Regardless of how you might feel about the game, the launch of Halo 4 will go down in history as a magnificent, unprecedented display of wanton spectacle channelled entirely toward convincing every gamer on the planet that they absolutely must buy the game as soon as humanly possible. To wit: Microsoft effectively rented a country for a day purely so a group of Halo fans and international media could stomp through its historical architecture while pretending to solve riddles that vaguely tie in to Halo lore.
Obviously if Microsoft was willing to go to such great lengths to ensure that we purchase Halo 4, the firm must have some interest in keeping us playing as long as possible, no? Of course it does, and it’s also got a keen promotional stunt lined up to make sure that we all spend our every waking moment shooting aliens.
A new addition to the Xbox Live Rewards program, the newly revealed “Halo 4 Combat Tour” builds on the idea of rewarding Xbox Live gamers with free Microsoft points, but instead of subjecting users to endless surveys the Combat Tour hands out bonus points merely for playing Halo 4. Points earned in any of these Xbox Live Rewards programs can be used to purchase items on the Xbox Live Marketplace, and should not be mistaken for Achievement points. Those are an entirely separate thing, and have no real monetary value.
Anyway, according to the official Halo 4 Combat Tour page, points are being handed out both for how much time you spend within Halo 4, and how much of your real-world cash you spend on items for the game (read: downloadable content additions, premium themes, etc). Spend 35 hours or more playing Halo 4’s multiplayer modes and you’ll pick up an extra 100 points. 70-plus hours will net you 300 points, and those who play for more than 140 hours will earn 600 points. Likewise, those who spend 1500 Microsoft points in the Xbox Live Marketplace on Halo 4 content will earn 100 free points, and those who spend over 3000 points will see a 200 point return. All told, there’s a massive 800 Microsoft points on offer here.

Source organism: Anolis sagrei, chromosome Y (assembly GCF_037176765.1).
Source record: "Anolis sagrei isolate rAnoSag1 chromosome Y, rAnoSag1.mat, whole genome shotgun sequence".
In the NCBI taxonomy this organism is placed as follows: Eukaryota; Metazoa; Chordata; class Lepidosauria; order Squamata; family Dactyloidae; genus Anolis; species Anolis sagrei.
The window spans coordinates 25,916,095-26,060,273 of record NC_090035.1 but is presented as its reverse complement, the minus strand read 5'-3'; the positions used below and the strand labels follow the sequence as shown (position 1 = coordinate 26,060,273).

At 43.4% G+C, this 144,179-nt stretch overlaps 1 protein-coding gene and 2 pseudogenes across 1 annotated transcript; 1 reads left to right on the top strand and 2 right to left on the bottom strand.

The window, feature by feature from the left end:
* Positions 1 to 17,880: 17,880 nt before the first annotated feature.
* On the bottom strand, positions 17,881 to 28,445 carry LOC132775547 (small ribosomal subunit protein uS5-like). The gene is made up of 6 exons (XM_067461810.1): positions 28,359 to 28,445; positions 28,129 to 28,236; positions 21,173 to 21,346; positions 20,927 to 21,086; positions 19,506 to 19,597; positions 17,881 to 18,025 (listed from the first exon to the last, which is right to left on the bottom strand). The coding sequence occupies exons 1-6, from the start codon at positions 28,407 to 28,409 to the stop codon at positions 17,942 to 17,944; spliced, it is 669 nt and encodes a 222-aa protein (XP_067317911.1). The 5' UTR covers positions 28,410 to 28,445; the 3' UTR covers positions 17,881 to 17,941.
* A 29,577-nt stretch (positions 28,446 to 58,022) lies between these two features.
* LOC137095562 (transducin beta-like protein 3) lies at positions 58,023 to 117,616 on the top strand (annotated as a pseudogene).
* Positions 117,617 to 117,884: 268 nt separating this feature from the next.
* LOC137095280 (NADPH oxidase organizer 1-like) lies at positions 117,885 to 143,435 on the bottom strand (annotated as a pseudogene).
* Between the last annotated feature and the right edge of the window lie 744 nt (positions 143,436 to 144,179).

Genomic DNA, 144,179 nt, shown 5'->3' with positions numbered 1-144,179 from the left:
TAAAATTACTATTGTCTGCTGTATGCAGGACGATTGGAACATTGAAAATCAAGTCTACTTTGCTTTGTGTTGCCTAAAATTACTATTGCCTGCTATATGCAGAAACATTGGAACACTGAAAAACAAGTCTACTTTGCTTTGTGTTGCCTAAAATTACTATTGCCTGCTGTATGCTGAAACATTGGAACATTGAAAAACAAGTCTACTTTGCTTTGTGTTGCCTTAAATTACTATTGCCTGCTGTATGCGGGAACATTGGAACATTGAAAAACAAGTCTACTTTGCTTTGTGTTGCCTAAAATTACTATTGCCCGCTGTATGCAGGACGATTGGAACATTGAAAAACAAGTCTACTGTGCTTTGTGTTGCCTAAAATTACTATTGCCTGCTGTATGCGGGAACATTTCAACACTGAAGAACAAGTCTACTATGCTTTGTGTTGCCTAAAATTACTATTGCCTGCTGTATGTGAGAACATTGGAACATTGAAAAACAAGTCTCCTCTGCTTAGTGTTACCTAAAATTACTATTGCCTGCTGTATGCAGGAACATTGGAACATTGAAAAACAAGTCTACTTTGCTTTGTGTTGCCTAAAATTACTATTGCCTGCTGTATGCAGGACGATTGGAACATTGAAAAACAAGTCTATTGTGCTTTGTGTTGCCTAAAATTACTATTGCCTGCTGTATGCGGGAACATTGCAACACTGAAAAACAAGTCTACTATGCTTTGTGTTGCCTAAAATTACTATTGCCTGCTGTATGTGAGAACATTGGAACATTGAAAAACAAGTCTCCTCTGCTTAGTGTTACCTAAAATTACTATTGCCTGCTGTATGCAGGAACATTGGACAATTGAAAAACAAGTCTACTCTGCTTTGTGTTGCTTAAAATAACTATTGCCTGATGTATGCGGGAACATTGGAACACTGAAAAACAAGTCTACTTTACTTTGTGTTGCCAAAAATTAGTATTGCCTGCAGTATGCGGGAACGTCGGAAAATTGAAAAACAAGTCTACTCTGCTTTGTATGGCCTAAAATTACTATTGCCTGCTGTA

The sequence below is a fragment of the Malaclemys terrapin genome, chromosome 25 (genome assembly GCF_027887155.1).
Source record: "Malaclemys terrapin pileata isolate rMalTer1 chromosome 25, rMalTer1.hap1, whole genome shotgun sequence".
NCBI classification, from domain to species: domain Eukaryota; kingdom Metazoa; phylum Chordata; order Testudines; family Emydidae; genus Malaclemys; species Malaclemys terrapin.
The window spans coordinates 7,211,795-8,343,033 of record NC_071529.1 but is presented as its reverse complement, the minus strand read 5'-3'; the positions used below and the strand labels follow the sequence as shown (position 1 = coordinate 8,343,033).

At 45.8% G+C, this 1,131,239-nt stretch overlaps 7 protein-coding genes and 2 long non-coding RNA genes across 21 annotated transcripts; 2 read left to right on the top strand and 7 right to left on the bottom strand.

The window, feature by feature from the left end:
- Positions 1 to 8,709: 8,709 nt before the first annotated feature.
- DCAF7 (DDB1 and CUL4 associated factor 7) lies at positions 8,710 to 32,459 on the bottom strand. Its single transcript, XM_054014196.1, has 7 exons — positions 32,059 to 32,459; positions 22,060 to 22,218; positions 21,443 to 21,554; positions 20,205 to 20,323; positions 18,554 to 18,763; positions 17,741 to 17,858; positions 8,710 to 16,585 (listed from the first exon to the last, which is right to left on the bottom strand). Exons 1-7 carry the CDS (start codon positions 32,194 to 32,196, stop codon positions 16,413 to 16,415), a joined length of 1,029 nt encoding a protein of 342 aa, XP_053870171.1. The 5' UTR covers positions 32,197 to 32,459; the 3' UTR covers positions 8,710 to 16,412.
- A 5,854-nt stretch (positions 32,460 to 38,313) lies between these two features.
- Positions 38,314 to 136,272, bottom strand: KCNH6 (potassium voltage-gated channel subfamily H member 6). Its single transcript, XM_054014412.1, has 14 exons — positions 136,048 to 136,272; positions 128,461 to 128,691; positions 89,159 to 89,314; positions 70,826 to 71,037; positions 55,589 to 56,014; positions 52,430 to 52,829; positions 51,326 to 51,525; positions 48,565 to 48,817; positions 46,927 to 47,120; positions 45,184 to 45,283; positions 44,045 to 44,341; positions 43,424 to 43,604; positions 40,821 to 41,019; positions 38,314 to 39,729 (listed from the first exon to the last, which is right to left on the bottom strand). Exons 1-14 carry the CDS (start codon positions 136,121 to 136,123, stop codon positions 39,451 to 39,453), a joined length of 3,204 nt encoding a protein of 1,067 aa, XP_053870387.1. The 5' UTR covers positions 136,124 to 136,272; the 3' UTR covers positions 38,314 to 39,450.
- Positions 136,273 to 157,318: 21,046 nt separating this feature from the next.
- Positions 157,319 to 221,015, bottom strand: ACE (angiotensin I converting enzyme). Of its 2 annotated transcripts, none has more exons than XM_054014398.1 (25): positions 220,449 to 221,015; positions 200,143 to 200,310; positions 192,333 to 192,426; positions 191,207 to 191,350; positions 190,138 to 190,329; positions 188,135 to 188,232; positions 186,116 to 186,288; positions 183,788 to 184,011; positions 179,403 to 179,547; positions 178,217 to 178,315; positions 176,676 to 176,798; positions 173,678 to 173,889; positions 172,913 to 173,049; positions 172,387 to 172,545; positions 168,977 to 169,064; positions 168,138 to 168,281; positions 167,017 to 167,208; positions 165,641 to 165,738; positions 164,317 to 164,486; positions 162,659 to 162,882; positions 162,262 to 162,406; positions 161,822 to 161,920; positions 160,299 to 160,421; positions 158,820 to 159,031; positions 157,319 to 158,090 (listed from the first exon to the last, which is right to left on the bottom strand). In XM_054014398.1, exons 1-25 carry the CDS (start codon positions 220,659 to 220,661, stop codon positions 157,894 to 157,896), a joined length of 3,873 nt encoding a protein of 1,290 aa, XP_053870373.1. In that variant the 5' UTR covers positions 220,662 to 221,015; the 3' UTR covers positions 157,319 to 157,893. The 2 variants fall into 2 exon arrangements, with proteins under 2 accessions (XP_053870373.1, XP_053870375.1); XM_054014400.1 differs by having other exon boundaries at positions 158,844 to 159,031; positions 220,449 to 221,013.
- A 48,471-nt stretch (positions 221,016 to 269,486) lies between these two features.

For the record, that “massive” was sarcastic. 800 points seems like a large number out of context, but if you do the math it only works out to about $10. “Oh, well, I’d still like a free $10,” you think, before realizing that to earn that money, you would have to spend at least $37.50 on downloadable Halo 4 content, and have spent over 140 hours in the game’s online multiplayer modes by themselves. Any time you spend playing the single-player campaign is completely ignored. Even if we discount that aforementioned cash outlay, players who take advantage of this scheme are only earning about seven cents an hour — which, again, can only be spent on the Xbox Live Marketplace.
So maybe it’s not exactly a foolproof get rich quick scheme, but for those of you who will inevitably rack up 140-plus hours in Halo 4’s multiplayer and are quite likely to buy all of the game’s DLC, it does seem like a nice sign of gratitude from Microsoft in the form of a useful, thematically appropriate rebate. You’d be a fool to turn that down, so if you for some baffling reason aren’t already enrolled in the Xbox Live Reward service, click through to the sign up page and make sure you’re getting all the free Microsoft points you’ve got coming.